HVX 200 & AJPX 270 vs Canon 5D Mk III
I am frustrated by the grain in the Panasonic cameras.
I am a proud owner of the new DVX 200 and I love it. I also own the AJPX-270 and previously owned the HVX-100.
I've been shooting almost exclusively with DSLR for the past three years. A year ago I decided to buy an ENG camera and bought the 270. Although it was like I could breathe again by using a real video camera rather than a cobbled together and difficult to use DSLR, I was SHOCKED at the amount of grain that was present in the 270. I did side by side comparisons in a variety of locations and the 5D out performed the 270 in every way (in terms of image clarity and grain). I shot film-rec and spent weeks researching and experimenting with scene file customizations... literally tried everything I could, and the 5D was cleaner across the board. I even talked Panasonic into sending me the scene files that they use to demo the camera.
After extensive research and finding a lot of people complaining about the 270's grain, I decided to jump ship on the 270 and I picked up the HVX-200
Today I did many side by side comparisons with the 200 and the 270 and I have to say that the 200 is MUCH cleaner than the 270... in some situations the difference is startling with the 200 being the clear winner.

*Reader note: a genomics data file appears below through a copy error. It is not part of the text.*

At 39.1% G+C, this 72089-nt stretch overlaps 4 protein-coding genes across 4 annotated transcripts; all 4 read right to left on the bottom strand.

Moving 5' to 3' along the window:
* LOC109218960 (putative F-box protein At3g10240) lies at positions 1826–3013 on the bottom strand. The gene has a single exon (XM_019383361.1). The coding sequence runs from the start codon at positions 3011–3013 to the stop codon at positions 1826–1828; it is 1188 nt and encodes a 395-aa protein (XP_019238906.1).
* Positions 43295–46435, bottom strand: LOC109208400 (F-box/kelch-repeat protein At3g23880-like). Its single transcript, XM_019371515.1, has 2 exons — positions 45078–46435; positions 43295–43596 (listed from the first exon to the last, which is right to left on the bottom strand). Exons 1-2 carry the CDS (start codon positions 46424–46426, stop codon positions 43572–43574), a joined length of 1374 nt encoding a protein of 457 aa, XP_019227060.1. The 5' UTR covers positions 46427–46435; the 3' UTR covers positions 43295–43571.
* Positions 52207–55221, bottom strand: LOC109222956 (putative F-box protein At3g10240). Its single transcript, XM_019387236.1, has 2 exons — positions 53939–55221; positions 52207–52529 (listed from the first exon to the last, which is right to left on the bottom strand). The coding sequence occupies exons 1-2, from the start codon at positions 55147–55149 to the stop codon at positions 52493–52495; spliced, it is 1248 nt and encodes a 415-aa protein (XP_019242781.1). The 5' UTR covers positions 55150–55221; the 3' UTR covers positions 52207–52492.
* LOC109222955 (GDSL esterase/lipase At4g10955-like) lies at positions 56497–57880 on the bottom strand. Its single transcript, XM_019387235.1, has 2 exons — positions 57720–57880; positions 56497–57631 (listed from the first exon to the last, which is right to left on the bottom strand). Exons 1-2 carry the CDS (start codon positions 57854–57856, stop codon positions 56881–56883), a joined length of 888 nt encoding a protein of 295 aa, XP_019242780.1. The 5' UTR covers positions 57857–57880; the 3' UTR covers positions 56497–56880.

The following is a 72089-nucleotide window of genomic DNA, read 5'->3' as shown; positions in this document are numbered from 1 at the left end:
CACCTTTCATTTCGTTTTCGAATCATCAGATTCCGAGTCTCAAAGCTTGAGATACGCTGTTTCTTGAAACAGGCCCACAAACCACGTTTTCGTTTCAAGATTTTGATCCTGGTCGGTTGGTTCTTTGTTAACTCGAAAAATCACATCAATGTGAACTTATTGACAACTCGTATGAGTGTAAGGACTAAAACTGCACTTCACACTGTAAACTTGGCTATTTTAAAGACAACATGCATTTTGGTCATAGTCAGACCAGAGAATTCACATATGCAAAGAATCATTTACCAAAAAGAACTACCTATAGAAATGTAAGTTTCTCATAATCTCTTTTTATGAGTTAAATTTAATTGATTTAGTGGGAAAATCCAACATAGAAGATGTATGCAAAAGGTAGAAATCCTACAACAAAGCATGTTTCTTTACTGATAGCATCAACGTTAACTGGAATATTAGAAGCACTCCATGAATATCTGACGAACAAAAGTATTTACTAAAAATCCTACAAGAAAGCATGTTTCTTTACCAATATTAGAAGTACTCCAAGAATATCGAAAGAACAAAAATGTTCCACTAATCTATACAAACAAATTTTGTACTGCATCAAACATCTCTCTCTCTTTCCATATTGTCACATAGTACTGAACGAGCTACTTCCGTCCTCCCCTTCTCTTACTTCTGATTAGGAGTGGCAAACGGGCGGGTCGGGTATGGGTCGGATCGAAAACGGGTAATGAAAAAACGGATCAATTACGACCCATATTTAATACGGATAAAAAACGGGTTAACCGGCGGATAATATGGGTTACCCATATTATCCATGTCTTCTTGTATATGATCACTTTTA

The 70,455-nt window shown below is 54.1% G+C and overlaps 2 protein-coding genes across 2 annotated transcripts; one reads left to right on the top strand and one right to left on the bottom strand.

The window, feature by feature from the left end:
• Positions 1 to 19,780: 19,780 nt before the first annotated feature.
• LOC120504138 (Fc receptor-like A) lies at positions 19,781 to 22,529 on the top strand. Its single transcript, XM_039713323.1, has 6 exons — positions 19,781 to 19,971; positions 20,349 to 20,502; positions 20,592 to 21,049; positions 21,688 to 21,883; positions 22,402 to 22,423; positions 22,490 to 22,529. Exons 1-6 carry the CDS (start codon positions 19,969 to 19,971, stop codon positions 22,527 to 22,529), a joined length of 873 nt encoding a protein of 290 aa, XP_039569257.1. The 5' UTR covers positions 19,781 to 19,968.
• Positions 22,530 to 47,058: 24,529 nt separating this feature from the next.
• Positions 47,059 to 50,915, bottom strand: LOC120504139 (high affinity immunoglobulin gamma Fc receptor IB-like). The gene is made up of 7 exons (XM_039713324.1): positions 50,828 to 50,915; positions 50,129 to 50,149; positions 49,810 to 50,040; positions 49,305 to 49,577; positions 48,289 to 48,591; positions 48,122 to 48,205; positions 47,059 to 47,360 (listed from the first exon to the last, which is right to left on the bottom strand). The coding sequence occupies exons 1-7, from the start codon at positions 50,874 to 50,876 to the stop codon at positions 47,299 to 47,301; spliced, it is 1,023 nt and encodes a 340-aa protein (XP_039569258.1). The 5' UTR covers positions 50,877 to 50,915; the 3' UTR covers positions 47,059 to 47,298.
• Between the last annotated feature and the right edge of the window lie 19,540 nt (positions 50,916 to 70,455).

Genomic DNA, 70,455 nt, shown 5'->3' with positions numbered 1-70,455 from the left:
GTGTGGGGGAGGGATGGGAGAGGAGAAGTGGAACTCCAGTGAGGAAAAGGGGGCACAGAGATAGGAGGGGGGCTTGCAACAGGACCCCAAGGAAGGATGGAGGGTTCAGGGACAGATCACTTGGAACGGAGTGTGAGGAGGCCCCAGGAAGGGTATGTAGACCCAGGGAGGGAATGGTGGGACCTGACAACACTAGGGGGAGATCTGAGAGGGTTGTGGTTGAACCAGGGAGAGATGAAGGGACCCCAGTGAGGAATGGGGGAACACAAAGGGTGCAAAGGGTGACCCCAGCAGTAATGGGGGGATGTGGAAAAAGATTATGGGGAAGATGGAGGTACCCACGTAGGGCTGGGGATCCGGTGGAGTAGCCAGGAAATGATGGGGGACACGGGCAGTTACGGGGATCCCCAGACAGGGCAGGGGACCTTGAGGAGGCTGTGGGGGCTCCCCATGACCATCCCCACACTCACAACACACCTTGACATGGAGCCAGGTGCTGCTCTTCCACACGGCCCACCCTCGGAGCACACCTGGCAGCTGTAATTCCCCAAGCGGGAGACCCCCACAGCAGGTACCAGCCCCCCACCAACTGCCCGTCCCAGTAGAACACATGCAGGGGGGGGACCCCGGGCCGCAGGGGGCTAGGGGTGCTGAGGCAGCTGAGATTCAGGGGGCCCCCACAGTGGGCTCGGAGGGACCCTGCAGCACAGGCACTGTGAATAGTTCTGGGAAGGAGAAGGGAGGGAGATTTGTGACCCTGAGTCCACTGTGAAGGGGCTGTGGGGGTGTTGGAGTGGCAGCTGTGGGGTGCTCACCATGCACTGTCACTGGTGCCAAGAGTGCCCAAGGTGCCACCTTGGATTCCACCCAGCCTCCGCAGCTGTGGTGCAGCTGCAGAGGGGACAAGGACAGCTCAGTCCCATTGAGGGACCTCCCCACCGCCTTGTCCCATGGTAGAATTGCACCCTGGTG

THAT SAID, the 200's image is still really grainy compared to the 5D. Especially in mid tones or where there is a shadow line. The 5D is razor sharp and the 200 looks like sand. Yes, the 5D can't resolve small details as well as the 200, but in general the image from the 5D is better than both the 270 and the 200 (again, in terms of grain).
So I have to ask... WHY is the apparent grain from a mid-level DSLR so much better than a dedicated video camera?
I guess my next option is to start the exhaustive research to try to find the right recipe in the 200 to minimize the grain... but shouldn't the default setting right from the camera already give us a solid general-use image? I'm really confused as to why a DSLR has virtually no grain and the professional video cameras are full of grain. Can anyone help?
Talkingbox Digital Media Group, Inc.